Tuesday, August 19, 2008

A post in which I talk about being "nice."

This was originally a comment on Unspeakable Axe's post about the disparity between the number of books and other resources aimed at introducing female to topping, versus introduction males to bottoming.

My comment turned into an essay against the concept of "nice." So for posarity, and on the off change I have any readers left after the long summer hiatus I'm reposting it here.

I’m going to try and explain all the thoughts that are fluttering around in my head on this issue, but since I’m on day #3 of a horrible headache, it may not go so well.

I could really get to hate “nice.” I, like most females I know, was raised to be a “nice” person. The definition of “nice” shifts from person to person, but a few things seem to be constant: “nice” girls don’t hurt people , and “nice” girls don’t like sex. Needless to say, getting hot and bothered from hurting people while having kinky sex is right out.

Sadism is the refined art of being not nice. Exceedingly not nice. (And yes, not all tops are sadists. But let me get to that.) So is it any wonder that there are fewer female sadists around?

Now, as I said earlier, not all tops are sadists. But tops do take control of the power dynamic, sort of by definition. And that’s not “nice” either. Telling someone what they are going to do, to you, or for you, or in general is not “nice.”

“Nice” is putting up and shutting up, and doing what needs to be done, and not enjoying one damn bit of it. Or, at least, this is my understanding of the phenomenon.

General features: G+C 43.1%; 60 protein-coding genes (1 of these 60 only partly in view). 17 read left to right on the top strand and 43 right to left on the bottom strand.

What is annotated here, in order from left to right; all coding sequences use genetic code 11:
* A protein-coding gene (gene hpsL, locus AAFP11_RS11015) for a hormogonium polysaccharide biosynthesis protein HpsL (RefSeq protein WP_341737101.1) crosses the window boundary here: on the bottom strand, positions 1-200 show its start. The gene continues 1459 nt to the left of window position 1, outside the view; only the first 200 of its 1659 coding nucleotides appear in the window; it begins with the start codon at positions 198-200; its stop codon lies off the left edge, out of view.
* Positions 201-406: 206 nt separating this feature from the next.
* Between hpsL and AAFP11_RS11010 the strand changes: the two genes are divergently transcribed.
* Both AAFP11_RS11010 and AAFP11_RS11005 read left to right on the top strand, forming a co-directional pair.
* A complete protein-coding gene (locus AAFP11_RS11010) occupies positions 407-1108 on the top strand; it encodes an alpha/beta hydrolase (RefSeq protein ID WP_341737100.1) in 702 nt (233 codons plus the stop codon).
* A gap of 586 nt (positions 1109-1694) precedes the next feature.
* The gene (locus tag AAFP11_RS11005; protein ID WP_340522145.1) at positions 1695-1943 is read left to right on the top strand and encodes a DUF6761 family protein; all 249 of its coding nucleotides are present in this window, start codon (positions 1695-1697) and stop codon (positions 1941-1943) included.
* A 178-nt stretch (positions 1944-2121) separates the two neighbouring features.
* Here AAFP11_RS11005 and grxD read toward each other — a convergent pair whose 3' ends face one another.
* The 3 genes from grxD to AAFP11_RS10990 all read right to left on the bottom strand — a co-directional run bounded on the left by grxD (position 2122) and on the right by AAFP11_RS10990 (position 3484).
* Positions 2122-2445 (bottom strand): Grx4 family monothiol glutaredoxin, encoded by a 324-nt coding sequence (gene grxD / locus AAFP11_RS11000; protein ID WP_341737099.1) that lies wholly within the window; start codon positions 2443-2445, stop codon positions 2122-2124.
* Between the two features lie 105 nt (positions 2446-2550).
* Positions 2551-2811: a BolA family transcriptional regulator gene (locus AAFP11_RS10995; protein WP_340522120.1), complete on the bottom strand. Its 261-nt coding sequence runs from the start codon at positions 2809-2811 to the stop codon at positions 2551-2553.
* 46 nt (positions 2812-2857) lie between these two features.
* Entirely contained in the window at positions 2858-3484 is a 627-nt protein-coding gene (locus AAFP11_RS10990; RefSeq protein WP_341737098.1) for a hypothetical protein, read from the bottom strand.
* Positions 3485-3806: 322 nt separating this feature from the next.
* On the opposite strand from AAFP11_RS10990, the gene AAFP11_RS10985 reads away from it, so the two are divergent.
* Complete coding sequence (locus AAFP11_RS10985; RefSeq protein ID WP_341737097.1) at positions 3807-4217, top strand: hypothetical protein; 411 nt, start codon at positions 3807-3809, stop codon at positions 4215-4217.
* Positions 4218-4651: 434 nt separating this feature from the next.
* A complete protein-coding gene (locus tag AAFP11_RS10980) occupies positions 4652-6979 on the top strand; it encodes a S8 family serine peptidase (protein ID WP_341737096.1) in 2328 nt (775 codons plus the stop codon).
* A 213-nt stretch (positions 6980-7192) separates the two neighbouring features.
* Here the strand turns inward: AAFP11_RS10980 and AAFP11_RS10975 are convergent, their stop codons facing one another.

To enjoy sex at all is breaking the “nice” paradigm. To enjoy kinky sex, more so. To admit to oneself that one enjoys things that hurt (oh so good!) is to warp “nice” all out of perspective.

But let’s be clear here. The glass (a little more honest) MY glass is only half full. Because for all that I like to think of myself as having broken the “nice” paradigm it lingers.

I’ve been reading Ellie Lumpesse’s (http://www.lumpesse.com/) masculinity interviews with great interest. In several of them, the men talk about the need to make peace with topping. This consensual power play we do SEEMS to go against the egalitarian feminist sensibility that most of us (I do hope!) hold. It doesn’t, I think we can agree. We do it from a place of informed consent, often warping the cultural perceptions around gender, power and sex, and it is a fulfilling part of many of our lives.

Take the feminist angle, and a dose of “nice” and no wonder there are not female tops coming out of the woodwork. Admitting that one likes to hit people and listen to them gasp on that edge of pain/pleasure: that is scary stuff. Even if the people you are hitting want it as much as you do, consented to be there, and are enjoying the heck out of it.

Getting out of “nice” is work. Work: reading, and thinking, and reading some. Finding a voice to say what one wants. Finding other voices who think like you.

And even then, even if you get that far, you find yourself back at “nice” sometimes, wondering if it will ever feel like it’s alright to want to what you do.

I could get to hate “nice”.